The electrode 10 is comprised of layers of the following material. The vinyl 18 with adhesive layer 20 is a "3M" formula vinyl "711" with a thin layer of medical adhesive coated thereon. The polymer film with a conductive layer 22-24 is a polycarbonate carbon impregnated film of 0.00075 inches thick polycarbonate carbon impregnated film with 1500 Å vapor deposited metal layer of zinc. This material is manufactured to specifications by Kimberly-Clark. The metal eyelet 14 and stud 16 are commonly available such as from TRW. The retaining disc is again the 3M vinyl material with adhesive coated on both sides. The liner 34 is a high-density polyethylene silicone coated release liner for use in both a pre-gel and user-gelled electrode, the gel protector 40 is the 3M vinyl material, and the adhesive cover is the 3M vinyl material with adhesive coating. The layers 34, 40 and 42 including the adhesive backing 44 comprise one peel-away member when pre:-gel is used. The pre-gel can be such a gel as Lectron III by Pharmaceutical Innovations. In the event the electrode is not pre-gelled, any suitable adhesive coating or conductive coating such as Karaya or Rodel can be utilized in lieu of layers 34, 40 and 42. Alternatively, a user may apply gel over the exposed polymer film, at which time a continuous release liner 34 without a doughnut hole 36 can be utilized to protect the insulator-retention disc and polymer film.
Electrical communication occurs between a wire such as that connected to a TENS unit, the wire not shown for sake of brevity and clarity in the drawing, through the metal stud 16 which is in engagement about a circumferential compressed area 50 with the vapor deposited metallized layer 24. Whether the eyelet 16 is metal or plastic, the eyelet only serves to hold the metallized layer 24 in electrical communication with the metal stud 16.
FIG. 3 illustrates a top view of the electrode where all numerals correspond to those elements previously described. Attention is drawn to the metal stud and engaging eyelet 16.
FIG. 4 illustrates a bottom view of the electrode where all numerals correspond to those elements previously described.
The electrode 10 of the present invention is utilized usually in pairs where the electrodes are positioned by removing the liner adhesive cover 42 carrying the gel protector 40 and positioning the electrodes at the desired point of the body. Subsequently, conductors are connected to the metal eyelet and communication is commenced. The electrodes, for example, might be positioned on either side of a surgical incision on an individual's body to alleviate pain and enhance healing about that incision or incisions, or may be positioned at points of pain.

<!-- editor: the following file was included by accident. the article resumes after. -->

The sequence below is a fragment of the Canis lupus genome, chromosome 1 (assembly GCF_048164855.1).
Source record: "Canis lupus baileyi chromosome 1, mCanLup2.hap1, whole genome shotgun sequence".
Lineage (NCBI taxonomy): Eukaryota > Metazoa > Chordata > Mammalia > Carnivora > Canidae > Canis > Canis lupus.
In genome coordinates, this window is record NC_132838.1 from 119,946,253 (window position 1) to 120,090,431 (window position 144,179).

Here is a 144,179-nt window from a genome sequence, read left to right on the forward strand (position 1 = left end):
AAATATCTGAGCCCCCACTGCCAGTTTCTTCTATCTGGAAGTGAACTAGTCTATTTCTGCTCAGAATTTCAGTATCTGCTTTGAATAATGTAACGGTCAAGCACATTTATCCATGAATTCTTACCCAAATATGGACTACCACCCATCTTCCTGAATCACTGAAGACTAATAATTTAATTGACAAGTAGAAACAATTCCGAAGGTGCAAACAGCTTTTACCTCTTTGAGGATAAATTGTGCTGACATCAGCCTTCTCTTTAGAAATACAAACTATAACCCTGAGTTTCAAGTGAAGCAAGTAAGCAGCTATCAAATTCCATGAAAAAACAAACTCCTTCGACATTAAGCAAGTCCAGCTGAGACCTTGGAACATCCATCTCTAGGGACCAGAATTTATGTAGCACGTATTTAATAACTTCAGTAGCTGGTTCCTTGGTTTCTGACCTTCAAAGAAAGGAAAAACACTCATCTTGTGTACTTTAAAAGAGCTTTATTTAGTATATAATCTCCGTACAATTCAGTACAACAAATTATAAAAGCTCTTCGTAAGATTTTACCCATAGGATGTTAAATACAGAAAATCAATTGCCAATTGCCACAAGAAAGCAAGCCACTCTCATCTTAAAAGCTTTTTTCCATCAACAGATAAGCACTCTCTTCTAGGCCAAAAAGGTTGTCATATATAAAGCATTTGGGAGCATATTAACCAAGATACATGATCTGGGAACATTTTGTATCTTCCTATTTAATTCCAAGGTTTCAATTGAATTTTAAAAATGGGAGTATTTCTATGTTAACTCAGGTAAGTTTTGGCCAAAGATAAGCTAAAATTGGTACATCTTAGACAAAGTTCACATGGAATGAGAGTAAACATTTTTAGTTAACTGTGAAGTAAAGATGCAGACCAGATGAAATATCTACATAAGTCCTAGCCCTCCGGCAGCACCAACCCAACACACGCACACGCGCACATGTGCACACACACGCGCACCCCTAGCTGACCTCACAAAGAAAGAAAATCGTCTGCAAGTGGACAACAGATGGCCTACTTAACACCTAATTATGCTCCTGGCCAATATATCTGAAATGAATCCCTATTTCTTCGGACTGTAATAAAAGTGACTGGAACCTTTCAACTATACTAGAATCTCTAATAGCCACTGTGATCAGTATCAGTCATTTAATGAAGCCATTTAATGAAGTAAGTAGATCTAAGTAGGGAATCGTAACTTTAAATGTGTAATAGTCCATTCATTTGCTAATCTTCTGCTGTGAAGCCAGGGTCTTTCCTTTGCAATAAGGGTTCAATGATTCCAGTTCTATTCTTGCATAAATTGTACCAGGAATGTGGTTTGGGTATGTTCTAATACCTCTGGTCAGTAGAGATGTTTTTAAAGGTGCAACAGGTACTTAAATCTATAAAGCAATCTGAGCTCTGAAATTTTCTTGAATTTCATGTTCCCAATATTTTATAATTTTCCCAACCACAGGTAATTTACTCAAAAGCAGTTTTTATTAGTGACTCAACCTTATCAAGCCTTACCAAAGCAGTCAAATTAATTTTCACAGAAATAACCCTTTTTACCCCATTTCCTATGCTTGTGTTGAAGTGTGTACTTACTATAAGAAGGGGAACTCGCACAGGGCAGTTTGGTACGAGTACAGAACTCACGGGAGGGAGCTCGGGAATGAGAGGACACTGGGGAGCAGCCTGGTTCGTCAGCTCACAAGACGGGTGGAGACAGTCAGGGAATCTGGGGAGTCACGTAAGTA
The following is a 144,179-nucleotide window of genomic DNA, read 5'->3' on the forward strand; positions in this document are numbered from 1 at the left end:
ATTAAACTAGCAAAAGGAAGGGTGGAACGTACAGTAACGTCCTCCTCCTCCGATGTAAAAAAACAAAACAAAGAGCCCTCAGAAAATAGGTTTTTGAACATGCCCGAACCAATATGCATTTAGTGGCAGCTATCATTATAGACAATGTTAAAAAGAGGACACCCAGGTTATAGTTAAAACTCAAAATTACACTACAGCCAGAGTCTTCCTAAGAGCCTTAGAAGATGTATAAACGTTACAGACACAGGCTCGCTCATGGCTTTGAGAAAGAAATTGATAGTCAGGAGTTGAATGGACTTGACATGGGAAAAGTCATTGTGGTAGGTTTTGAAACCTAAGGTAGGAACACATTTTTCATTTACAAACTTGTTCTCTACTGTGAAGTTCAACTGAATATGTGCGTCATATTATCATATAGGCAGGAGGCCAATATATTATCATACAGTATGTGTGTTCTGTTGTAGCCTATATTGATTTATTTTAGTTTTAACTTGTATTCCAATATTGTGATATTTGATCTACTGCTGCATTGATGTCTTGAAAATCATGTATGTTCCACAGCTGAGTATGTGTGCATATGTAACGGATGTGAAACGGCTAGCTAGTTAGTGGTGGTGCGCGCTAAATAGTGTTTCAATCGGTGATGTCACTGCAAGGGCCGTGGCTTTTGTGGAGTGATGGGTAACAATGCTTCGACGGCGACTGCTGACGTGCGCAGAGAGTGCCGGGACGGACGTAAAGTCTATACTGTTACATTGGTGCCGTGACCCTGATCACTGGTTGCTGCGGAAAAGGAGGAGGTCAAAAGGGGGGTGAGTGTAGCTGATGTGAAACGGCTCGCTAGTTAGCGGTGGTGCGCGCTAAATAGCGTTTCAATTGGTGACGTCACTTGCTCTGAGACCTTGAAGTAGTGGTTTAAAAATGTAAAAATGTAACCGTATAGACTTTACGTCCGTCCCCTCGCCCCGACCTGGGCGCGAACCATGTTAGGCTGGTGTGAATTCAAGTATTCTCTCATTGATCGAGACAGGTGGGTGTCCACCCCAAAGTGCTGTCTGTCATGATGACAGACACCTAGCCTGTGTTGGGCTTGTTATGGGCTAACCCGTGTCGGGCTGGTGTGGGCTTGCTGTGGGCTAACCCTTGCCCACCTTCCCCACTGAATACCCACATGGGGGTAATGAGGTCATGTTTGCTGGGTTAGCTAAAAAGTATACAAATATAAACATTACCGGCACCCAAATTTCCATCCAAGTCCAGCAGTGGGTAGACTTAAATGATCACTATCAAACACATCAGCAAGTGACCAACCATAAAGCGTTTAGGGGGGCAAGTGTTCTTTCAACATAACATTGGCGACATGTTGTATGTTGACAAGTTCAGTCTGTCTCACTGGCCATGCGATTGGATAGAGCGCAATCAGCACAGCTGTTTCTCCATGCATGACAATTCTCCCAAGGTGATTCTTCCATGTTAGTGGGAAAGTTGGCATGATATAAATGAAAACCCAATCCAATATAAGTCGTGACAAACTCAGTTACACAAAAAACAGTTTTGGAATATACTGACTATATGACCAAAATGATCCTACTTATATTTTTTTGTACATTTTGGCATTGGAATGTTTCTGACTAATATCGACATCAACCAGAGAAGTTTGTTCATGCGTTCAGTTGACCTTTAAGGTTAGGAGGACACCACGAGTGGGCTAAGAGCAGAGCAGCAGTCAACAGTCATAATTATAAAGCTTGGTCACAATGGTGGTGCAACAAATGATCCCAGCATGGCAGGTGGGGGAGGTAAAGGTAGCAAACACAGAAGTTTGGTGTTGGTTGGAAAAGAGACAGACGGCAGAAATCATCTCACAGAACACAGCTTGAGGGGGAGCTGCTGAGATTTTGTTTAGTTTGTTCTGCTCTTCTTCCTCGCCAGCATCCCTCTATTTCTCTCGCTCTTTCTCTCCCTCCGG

In the event where the electrode 10 is used in a sensing mode of operation, any number of electrodes can be utilized and are positioned at predetermined sensing sites.
The electrodes can be packaged in a sterile package as known in the art.
The stud and eyelet perform a two-fold function in holding the layers together, specifically 22-24 and 18-24, and in providing for electrical communication between the bottom of the eyelet and the metalized layer 24 which excites the polymer film 22 which is loaded with carbon or conducting material. The free space about the second hole in the layers 18-20 provides for the communication with the bottom of the stud 48 in the compressed area 50. While the electrode has been illustrated in an exploded view, in operation, all layers are touching and compressed and the bottom 48 of the stud 16 touches the layer 24 about the area 50 when the layers are secured by the adhesive and compressed by the stud-eyelet function. The electrode then takes the appearance of FIG. 1. Inherently, the members, especially 22-24 are thinner than paper by comparison.
FIG. 5 illustrates a first alternative embodiment 100 the present invention showing an exploded cross-sectional view including vinyl 102; adhesive 104; carbon filled polymer film 108; vapor deposited metallized coating 106 such as zinc, aluminum, silver or the like; stud 110 protruding through a first hole in layers 106 and 108, through a second hole 102 and 104 of a larger diameter than said first hole; eyelet 112; conductive adhesive 114; and liner protective cover 116. The conductive adhesive 114 can be Rodel or Karaya or any other suitable like adhesive. All other components are similar to those previously described.
In operation, electrical communication is established between the space by the second larger hole and the layers 102 and 104 between the eyelet 112 and the metal layer 106.
FIG. 6 illustrates an exploded cross-sectional view of an electrode 200 including in order vinyl insulator 202, adhesive coating 204 thereon, polymer carbon impregnated film 208 with a vapor deposited metal coating 206, stud 210 through a first hole 201 in layers 206-208 and a second larger hole 203 including a hole 215, Karaya or conductive gel or a non-waterable gel 218 in the hole 215 and of a substantially like diameter as that of the hole, and a protective liner 220. Eyelet 212 secures over eyelet 210.
Operation is similar to that described for the previous figures where electrical communication is established between the metallized layer 206 and the metal stud 218 about the larger diameter circumferential space in the layer 202-204.
FIG. 7 illustrates an exploded cross-sectional view of electrode 300, a third alternative embodiment of the present invention, showing vinyl layer 302 with adhesive coating 304, a carbon-filled polymer film 306, a stud 308 protruding through a first hole in the film 308 and a second hole in the layer 302-304, the second hole 309 larger in diameter than the first hole 307, an eyelet 310, a conductive adhesive 312 positioned over the film 306, and a protective liner cover 314. This particular embodiment shows that there is electrical communication between the eyelet 310 and the carbon-filled polymer film 306 about the circumferential space provided by the second larger hole and the vinyl-adhesive layer 302-304.
Operation of this embodiment of the electrode is similar to that of electrodes previously described.
Various modifications can be made to the electrode of the present invention without separating from the apparent scope thereof.